Last night’s meeting with FDOT regarding the upcoming Brickell Avenue resurfacing project went pretty badly. Transit Miami reader Ned does a wonderful job summarizing the meeting.
“That was a miserable meeting. Few things in life are as frustrating as taking time out of your life, to plead for sanity, to people without power to effect change, representing a bureaucracy on autopilot. There is no sense that FDOT even knows which problems a reconstruction of Brickell Avenue should solve. Their proposal does not appear to target substantive improvement in any of the myriad problems with the design of the roadway (unless perhaps its drainage?). It is obvious that the agency has no strategy in place to identify, evaluate and implement inexpensive, innovative, proven effective techniques for mitigating roadway contention among various modal users. Indeed, implicit in the whole presentation is the sickeningly 70s refrain that roads are exclusively for cars.
What is perfectly clear is that FDOT is not capable of designing a kick ass Brickell Avenue even if they wanted to. There is no more powerful indictment of that futility than for this agency to seriously propose the project as it is currently designed. It is completely irrelevant to the needs of the community. I almost feel sorry for FDOT. They are too dumb to know what to do and too proud to do what they’re told. They build the same roads today that they did 50 years ago, but can’t figure out why it doesn’t work anymore.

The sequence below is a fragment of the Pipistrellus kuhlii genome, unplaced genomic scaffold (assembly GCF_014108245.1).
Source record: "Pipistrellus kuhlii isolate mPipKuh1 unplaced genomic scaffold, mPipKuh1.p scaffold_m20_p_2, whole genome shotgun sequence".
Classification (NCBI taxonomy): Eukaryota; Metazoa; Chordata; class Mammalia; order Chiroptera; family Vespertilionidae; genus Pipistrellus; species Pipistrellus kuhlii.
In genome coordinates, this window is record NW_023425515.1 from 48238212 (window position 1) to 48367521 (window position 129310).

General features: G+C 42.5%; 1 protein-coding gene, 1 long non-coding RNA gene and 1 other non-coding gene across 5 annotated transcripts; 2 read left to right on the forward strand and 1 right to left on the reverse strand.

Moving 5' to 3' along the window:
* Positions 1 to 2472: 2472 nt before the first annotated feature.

Miami cannot afford more bungling from FDOT. This city must have a modern infrastructure to survive, and after decades of neglect, we are now beyond the tipping point. People and businesses are staying away or leaving on the basis of Miami’s ineffective transportation network. The car monoculture is every bit as bankrupt as GM was that built it.
I would support a statewide, five year trial referendum, granting localities the option to vote, by a super majority, for a no build alternative and tax refund on FDOT projects. As it is, FDOT is not accountable for their design decisions and have no incentive to pursue alternatives. As acute as the need on Brickell Avenue is, it is better to do nothing now and hopefully something good later on, than to waste millions doing practically nothing now and nothing later either.”
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- Pedestrian Hit Near Brickell Avenue, Mayor Regalado and Commisioner Gimenez Support Ped-Friendly Streets; FDOT Still Says No
- FDOT is Broken. How Do We Fix It?
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